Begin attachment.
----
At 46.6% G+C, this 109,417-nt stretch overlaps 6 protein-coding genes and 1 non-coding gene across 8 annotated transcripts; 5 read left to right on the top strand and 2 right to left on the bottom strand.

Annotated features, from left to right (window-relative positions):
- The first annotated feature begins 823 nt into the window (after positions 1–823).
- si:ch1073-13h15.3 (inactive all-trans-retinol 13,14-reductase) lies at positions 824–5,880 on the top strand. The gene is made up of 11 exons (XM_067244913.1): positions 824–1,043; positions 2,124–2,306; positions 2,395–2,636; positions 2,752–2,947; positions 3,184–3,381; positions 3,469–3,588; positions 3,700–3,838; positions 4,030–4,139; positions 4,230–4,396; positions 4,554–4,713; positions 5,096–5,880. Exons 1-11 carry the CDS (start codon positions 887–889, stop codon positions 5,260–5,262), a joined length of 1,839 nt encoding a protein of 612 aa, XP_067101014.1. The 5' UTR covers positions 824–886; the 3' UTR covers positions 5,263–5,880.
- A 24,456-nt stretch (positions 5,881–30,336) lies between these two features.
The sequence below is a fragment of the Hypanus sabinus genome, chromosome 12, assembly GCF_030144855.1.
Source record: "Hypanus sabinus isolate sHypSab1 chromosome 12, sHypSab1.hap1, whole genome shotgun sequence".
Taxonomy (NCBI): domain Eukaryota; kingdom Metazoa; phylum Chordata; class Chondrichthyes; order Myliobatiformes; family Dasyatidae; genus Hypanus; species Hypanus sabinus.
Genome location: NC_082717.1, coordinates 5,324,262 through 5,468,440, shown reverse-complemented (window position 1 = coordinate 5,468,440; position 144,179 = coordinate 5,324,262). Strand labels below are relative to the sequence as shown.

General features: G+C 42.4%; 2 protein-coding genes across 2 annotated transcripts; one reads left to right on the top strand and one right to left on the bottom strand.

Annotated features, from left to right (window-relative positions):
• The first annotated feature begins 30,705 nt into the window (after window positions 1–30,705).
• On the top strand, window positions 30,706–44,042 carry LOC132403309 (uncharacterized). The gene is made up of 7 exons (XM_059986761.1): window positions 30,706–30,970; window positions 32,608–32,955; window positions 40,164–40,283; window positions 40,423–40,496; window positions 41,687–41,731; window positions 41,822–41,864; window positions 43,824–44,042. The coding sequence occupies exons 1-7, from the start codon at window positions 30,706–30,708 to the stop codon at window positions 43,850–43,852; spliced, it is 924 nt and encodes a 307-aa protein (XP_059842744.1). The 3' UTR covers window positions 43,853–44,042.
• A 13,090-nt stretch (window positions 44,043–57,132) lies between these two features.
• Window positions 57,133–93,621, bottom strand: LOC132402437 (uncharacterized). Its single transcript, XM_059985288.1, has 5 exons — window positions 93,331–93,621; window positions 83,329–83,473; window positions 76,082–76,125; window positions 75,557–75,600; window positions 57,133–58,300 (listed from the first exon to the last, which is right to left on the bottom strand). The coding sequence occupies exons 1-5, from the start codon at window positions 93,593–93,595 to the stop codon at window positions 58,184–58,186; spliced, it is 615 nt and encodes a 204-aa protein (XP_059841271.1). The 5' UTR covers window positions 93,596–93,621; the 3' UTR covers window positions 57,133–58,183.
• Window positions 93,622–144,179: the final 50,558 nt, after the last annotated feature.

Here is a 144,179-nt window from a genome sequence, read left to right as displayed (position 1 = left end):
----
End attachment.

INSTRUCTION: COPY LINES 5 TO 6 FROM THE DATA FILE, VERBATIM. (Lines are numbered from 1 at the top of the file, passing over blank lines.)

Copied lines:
- A 24,456-nt stretch (positions 5,881–30,336) lies between these two features.
The sequence below is a fragment of the Hypanus sabinus genome, chromosome 12, assembly GCF_030144855.1.